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ORIGINAL ARTICLE
Korean J Pediatr 2017 October;60(10) :327-332.
Published online 2017 October 15.       
Screening of SHOX gene sequence variants in Saudi Arabian children with idiopathic short stature
Abdulla A. Alharthi1,2,3, Ehab I. El-Hallous1,4, Iman M. Talaat5, Hamed A. Alghamdi2, Matar I. Almalki6, Ahmed Gaber7
1,2,3Deanship of Scientific Research, Taif University, Taif, Saudi Arabia
Pediatrics Department, College of Medicine, Taif University, Taif, Saudi Arabia
1,4Zoology Department, Faculty of Science, Arish University, Arish, Egypt
2Pediatrics Department, Alhada Armed Forces Hospital, Taif, Saudi Arabia
5Pediatrics Department, Faculty of Medicine, Ain Shams University, Cairo, Egypt
6Children Hospital, Taif, Saudi Arabia
7Department of Genetics, Faculty of Agriculture, Cairo University, Giza, Egypt
Corresponding Author: Abdulla A. Alharthi ,Tel: +966127272020, Fax: +966127274299, 
Copyright © 2017 by The Korean Pediatric Society
ABSTRACT
Purpose: Short stature affects approximately 2%–3% of children, representing one of the most frequent disorders for which clinical attention is sought during childhood. Despite assumed genetic heterogeneity, mutations or deletions in the short stature homeobox-containing gene (SHOX) are frequently detected in subjects with short stature. Idiopathic short stature (ISS) refers to patients with short stature for various unknown reasons. The goal of this study was to screen all the exons of SHOX to identify related mutations.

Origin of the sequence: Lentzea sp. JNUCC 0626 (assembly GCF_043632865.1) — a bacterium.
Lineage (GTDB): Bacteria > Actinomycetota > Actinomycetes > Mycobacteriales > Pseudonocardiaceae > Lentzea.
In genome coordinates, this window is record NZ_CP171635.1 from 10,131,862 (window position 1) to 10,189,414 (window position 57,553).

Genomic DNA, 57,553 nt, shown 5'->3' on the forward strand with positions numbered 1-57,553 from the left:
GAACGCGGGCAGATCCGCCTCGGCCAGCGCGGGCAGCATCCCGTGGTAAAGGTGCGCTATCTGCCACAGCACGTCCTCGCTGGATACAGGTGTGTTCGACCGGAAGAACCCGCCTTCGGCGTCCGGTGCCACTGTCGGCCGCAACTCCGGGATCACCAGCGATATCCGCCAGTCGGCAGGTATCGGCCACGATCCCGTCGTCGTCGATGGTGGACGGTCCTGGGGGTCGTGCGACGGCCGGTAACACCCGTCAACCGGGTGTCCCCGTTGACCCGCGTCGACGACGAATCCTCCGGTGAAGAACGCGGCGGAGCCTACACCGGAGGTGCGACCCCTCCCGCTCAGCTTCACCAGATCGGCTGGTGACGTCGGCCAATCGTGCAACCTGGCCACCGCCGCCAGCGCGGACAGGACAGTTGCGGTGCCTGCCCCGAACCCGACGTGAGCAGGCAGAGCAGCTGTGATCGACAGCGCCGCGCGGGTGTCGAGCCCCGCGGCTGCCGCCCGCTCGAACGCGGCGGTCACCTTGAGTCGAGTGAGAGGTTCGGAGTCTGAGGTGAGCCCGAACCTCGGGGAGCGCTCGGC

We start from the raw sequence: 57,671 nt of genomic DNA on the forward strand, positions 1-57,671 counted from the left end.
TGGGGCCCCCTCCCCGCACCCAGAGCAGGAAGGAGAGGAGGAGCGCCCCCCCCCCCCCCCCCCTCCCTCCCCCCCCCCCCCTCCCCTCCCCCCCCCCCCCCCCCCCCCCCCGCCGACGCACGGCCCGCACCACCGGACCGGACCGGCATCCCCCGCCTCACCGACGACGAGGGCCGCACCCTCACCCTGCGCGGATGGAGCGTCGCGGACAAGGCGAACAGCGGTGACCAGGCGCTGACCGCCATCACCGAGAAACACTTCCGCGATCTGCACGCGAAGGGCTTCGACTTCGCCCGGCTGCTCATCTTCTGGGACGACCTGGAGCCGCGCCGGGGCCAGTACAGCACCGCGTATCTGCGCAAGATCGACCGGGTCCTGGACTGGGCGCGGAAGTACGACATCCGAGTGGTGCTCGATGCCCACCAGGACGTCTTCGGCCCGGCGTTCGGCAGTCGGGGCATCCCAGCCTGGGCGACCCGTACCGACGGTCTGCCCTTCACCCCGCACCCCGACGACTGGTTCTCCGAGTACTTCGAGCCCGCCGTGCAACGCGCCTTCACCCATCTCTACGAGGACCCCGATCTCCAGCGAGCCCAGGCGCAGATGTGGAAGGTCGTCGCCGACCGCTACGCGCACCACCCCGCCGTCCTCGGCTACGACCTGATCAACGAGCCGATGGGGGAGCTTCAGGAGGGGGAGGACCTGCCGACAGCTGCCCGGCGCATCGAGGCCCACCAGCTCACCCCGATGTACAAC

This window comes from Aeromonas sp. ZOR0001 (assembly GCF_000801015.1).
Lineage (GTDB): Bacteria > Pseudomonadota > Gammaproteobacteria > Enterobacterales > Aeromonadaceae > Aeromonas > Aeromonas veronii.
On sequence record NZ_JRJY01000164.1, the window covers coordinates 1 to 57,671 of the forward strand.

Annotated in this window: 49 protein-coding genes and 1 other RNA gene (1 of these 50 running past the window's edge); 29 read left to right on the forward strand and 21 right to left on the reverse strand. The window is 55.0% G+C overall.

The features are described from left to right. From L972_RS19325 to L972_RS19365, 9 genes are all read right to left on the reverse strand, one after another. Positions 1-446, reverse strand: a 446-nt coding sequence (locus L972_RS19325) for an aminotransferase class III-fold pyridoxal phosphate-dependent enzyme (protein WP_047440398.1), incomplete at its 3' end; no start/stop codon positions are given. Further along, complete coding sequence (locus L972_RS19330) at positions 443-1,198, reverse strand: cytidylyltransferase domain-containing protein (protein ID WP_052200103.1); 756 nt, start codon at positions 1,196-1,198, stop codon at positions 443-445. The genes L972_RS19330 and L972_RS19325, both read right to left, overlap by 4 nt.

Methods: We screened all the exons of SHOX for mutations analysis in 105 ISS children patients (57 girls and 48 boys) living in Taif governorate, KSA using a direct DNA sequencing method. Height, arm span, and sitting height were recorded, and subischial leg length was calculated.
Results: A total of 30 of 105 ISS patients (28%) contained six polymorphic variants in exons 1, 2, 4, and 6. One mutation was found in the DNA domain binding region of exon 4. Three of these polymorphic variants were novel, while the others were reported previously. There were no significant differences in anthropometric measures in ISS patients with and without identifiable polymorphic variants in SHOX.
Conclusion: In Saudi Arabia ISS patients, rather than SHOX, it is possible that new genes are involved in longitudinal growth. Additional molecular analysis is required to diagnose and understand the etiology of this disease.
Keywords: Molecular sequence | Idiopathic short stature | SHOX gene | Anthropometric measures
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